By Andrew S. Bennett
As of late, I have experienced an atypical amount of client inquiries regarding the display of flags and the installation of flagpoles in homeowners associations (“HOAs”). Since flags, by their very nature, tend to evoke emotions (of various kinds), it seems beneficial to provide an overview of Florida law regarding flags and flagpoles in HOAs, as well as other issues associations should consider when promulgating rules or restrictions addressing flags and flagpoles.
The Minimum Requirements
The first thing for HOAs and HOA members to be aware of is that Florida law ensures all HOA members at least some basic rights concerning the installation of flagpoles and the display of patriotic flags on their property.
Regarding flags, Section 720.304, Florida Statutes, allows a homeowner in an HOA to display up to two (2) of the following flags:
• The United States Flag
• The flag of the State of Florida
• The flag of the United States Army, Air Force, Navy, Marine Corp, Coast Guard, or
• POW-MIA flag.
These flags may be no larger than 4.5 feet by 6 feet. As for flagpoles, homeowners may also erect a freestanding flagpole, no more than 20 feet high, anywhere on the property, so long as it does not obstruct line of sight at intersections, or is erected on or within an easement. These rights apply “regardless of any covenants, restrictions, bylaws, rules, or requirements of the association.”1
That means that if an HOA’s governing documents contain restrictions contrary to 720.304, such as an outright prohibition on flags or flagpoles, Florida law prevails and a member of such HOA can install a flagpole and display patriotic flags, so long such is done in accordance with 720.304.
However, this statute does not mean that associations are prohibited from enacting rules and restrictions regarding the display of flags or the installation of flagpoles. The Legislature’s intent with 720.304 was not to completely settle all issues concerning flags and flagpoles in HOAs, but rather to simply prevent the prohibition on flagpoles and the display of patriotic flags in HOAs.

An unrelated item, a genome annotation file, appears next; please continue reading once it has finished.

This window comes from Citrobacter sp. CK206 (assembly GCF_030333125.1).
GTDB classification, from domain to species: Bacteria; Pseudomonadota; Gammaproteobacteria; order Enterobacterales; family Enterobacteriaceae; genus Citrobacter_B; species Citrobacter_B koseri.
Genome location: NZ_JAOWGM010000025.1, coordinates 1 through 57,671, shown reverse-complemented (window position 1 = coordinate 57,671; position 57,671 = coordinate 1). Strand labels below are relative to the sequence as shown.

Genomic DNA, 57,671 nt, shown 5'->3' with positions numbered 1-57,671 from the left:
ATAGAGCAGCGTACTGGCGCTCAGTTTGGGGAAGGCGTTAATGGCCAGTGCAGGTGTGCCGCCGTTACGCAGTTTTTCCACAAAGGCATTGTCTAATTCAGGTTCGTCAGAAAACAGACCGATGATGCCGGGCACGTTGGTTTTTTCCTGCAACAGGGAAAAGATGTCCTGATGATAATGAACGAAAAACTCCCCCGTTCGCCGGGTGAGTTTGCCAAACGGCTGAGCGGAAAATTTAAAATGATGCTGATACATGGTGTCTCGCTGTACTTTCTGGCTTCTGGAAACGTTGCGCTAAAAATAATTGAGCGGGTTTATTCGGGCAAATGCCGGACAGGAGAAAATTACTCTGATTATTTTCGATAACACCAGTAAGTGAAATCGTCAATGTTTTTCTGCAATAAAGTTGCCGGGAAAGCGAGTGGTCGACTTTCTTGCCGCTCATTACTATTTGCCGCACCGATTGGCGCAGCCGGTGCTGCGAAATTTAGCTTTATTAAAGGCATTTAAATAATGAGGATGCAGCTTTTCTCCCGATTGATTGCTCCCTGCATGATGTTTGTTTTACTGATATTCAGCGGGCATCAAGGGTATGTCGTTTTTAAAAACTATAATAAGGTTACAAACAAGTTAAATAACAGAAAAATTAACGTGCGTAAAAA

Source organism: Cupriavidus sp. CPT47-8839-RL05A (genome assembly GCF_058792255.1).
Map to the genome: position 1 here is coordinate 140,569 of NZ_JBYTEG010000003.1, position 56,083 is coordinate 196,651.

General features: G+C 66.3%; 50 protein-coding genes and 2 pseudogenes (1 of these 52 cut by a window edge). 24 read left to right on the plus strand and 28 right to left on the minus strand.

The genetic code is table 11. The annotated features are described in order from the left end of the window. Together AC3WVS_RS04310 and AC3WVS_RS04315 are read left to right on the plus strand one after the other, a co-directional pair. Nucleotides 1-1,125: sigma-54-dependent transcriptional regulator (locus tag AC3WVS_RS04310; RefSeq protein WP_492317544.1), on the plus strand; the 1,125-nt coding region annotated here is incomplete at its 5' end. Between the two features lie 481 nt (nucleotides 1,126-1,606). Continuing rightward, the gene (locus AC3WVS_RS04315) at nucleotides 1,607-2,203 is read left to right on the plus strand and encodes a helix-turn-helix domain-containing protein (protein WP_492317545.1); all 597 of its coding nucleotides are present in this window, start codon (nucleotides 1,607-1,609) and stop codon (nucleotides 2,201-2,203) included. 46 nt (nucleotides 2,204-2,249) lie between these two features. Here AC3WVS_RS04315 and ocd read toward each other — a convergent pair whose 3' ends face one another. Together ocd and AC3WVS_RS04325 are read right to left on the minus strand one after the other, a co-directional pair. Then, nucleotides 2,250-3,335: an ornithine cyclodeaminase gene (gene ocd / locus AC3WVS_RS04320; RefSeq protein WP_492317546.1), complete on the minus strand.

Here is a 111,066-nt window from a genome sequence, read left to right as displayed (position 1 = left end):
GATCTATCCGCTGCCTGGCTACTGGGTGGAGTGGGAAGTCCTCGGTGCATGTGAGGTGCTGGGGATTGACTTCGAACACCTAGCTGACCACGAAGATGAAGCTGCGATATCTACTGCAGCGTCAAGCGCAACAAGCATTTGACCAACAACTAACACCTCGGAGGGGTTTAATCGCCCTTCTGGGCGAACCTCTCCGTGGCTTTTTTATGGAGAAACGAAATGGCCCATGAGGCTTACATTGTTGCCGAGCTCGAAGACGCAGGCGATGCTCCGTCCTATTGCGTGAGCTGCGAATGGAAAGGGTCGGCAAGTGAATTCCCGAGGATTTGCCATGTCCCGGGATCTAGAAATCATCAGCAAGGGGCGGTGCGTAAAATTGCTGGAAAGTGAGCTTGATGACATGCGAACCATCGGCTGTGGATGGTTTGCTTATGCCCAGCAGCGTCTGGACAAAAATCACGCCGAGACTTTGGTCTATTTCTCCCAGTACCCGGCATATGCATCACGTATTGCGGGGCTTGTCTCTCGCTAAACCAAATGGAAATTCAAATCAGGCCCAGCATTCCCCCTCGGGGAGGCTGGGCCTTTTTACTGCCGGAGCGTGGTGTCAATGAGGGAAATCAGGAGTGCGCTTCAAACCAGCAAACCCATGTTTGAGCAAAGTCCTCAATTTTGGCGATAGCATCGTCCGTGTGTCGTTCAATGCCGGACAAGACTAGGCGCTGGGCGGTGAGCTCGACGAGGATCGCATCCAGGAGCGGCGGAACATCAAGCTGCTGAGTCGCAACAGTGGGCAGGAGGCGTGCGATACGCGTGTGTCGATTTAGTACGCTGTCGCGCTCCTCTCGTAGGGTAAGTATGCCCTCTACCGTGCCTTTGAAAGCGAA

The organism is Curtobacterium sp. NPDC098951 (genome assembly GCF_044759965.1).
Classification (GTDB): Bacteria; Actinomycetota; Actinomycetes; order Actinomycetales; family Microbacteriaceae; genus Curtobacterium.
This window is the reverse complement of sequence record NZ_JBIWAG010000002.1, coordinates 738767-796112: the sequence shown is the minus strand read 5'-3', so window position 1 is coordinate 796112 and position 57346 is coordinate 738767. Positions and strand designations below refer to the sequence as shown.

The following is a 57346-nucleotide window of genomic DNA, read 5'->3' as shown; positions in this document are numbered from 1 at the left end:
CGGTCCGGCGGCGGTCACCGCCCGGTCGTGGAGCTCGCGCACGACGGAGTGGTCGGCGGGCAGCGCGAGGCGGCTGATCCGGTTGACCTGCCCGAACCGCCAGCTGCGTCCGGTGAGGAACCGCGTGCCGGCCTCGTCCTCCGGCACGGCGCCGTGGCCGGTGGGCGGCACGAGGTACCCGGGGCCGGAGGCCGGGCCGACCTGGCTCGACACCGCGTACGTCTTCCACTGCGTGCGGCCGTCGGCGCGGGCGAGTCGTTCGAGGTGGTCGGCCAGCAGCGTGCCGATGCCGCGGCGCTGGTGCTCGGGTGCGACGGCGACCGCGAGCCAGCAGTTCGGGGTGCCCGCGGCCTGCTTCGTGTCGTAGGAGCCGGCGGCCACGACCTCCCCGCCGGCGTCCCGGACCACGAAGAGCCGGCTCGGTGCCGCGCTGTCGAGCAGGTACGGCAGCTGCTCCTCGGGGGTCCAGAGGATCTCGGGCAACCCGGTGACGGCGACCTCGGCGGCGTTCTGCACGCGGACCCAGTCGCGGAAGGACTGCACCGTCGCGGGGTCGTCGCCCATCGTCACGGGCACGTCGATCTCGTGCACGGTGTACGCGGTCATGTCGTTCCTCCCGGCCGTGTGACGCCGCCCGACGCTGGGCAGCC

Below is a list of issues concerning flags and flagpoles not addressed by 720.304 which both HOAs and members should consider.
There are lots of flags available today—team flags, flags of various organizations, flags of other countries, seasonal/holiday flags, etc. Only the flags specified in 720.304 override HOA restrictions. HOAs may restrict or permit all other flags. By an HOA’s governing documents remaining silent on the issue, the HOA is effectually permitting flags of any kind (not to mention any number). While such a stance is permissible, should an HOA wish to limit the type of flags, number of flags, or the times when such flags may be displayed (with the exception of the allowances in 720.304), the association should take affirmative steps to specify such in its governing documents.
Restating Florida Law
To provide members with helpful guidance, HOAs may consider restating the flag and flagpole allowances of 720.304 directly in their governing documents. Owners are more likely to consult their association documents than attempt to sift through Florida statutes. This courtesy can provide the added benefit of preventing possible conflict between members and HOAs. For example, some counties and cities allow flagpoles on single family residential lots to be taller than the twenty (20) feet specified in 720.304. However, 720.304 is a state-wide law specifically-directed towards HOAs, and therefore takes precedent over any local regulation when the house is located within an HOA. Specifying the state-mandated twenty (20) feet limitation in the governing documents could save the potential difficulty caused by a member requesting a contrary flagpole based on county or city regulations.
While an HOA is not allowed to prohibit flagpoles altogether, it is allowed to address the overall appearance of flagpoles, their maintenance, etc. If an association has an architectural committee in place, these aesthetic issues are best handled by this committee. However, in so doing, such committees must be sure to not be arbitrary in their decision-making process.
HOAs wishing to require association approval prior to flagpoles being installed should first check with the city and county as to whether local approvals or permits are required for flagpole installation. If such is the case, the HOA approval process will be streamlined by requiring members to submit HOA approval requests only after obtaining the requisite county or municipal permits and approvals. This can cause many of the issues which the HOA would consider in determining whether to grant approval (setbacks for example) to be addressed prior to even being submitted to the HOA. Thus saving time, effort, and cost for all parties involved.
Andrew S. Bennett, Esq.
– Real Estate
– Real Property Law